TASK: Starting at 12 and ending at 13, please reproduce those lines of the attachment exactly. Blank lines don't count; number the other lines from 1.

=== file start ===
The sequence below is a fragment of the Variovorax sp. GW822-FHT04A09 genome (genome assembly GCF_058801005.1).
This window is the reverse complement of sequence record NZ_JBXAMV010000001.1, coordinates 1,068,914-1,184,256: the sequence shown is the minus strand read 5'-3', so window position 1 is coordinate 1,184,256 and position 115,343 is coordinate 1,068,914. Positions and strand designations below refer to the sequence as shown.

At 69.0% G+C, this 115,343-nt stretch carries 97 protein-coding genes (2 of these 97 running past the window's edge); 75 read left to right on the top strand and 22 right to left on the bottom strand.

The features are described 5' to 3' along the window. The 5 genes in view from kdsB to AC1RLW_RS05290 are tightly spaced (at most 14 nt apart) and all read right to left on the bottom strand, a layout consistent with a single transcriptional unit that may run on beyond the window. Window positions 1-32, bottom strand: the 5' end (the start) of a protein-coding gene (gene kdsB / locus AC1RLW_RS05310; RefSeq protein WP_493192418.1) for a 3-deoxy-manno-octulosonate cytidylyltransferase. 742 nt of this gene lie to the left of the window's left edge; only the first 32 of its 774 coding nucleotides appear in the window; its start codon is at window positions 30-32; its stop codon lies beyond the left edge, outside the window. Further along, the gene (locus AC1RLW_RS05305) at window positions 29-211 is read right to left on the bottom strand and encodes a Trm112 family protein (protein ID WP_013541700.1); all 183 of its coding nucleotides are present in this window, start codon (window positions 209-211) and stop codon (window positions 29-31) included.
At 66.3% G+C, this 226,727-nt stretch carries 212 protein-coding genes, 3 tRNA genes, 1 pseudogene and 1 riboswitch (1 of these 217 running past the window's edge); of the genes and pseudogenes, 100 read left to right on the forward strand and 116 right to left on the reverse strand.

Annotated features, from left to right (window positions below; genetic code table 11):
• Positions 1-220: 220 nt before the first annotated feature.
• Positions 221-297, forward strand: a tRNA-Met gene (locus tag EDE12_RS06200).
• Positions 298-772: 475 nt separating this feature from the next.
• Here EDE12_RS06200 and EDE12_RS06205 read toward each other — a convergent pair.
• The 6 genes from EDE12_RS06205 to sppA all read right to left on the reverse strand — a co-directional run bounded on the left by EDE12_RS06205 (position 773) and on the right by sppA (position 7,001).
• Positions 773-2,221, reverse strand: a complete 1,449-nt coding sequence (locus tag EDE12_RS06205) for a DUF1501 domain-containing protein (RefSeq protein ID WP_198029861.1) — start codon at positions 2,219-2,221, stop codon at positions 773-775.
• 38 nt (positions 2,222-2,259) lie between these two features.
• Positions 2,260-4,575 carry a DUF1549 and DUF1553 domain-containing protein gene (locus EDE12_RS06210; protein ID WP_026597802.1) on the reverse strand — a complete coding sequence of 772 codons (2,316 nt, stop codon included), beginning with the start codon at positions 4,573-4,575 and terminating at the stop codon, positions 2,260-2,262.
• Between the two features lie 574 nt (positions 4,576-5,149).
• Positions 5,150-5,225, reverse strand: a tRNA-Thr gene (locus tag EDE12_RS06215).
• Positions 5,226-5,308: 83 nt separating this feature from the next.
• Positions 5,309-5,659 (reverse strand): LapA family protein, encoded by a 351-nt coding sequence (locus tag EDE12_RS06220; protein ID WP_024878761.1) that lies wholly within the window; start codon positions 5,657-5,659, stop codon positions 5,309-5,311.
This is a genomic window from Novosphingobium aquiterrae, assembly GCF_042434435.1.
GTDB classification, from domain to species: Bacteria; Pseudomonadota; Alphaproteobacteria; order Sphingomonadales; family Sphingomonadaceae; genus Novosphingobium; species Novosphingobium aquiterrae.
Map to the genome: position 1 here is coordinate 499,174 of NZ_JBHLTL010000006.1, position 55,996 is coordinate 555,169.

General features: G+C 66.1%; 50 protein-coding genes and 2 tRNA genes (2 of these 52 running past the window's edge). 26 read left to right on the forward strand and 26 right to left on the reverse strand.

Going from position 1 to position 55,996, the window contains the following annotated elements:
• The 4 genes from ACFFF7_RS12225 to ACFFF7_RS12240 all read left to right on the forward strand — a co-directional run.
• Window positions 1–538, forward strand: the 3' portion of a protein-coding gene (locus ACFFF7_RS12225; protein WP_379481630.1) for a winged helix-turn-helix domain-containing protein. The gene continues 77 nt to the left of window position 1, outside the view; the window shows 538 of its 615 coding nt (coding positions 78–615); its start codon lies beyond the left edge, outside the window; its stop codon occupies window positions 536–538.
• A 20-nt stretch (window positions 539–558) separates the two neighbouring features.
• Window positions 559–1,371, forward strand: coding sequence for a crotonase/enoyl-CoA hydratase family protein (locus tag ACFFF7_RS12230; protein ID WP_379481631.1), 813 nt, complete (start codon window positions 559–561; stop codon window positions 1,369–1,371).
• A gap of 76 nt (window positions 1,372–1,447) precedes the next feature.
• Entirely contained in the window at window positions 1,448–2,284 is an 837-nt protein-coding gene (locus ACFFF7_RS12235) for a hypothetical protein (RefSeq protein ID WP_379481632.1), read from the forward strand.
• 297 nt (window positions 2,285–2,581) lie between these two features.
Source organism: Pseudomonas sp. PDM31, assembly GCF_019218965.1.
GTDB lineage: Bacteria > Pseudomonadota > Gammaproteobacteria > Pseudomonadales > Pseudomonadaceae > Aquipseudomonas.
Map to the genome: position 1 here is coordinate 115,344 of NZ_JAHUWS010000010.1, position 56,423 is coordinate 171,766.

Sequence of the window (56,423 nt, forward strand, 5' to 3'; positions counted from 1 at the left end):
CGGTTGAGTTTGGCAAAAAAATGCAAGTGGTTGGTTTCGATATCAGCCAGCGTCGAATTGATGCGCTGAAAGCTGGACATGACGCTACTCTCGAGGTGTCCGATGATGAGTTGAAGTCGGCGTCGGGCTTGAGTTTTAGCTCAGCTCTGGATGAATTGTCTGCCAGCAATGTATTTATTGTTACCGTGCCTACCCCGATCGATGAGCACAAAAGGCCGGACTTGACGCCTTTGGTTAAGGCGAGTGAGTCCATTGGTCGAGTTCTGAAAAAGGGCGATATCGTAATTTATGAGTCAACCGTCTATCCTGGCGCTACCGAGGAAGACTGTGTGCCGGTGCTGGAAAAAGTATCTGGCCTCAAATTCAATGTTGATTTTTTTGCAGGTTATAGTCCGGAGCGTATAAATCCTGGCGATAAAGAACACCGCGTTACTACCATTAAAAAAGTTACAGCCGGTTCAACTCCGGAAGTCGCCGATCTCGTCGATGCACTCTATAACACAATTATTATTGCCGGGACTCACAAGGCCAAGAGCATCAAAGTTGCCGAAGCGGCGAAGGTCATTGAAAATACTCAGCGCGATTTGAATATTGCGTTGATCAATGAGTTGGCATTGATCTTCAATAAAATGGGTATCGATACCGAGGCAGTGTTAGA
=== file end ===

• Positions 773-2,221, reverse strand: a complete 1,449-nt coding sequence (locus tag EDE12_RS06205) for a DUF1501 domain-containing protein (RefSeq protein ID WP_198029861.1) — start codon at positions 2,219-2,221, stop codon at positions 773-775.
• 38 nt (positions 2,222-2,259) lie between these two features.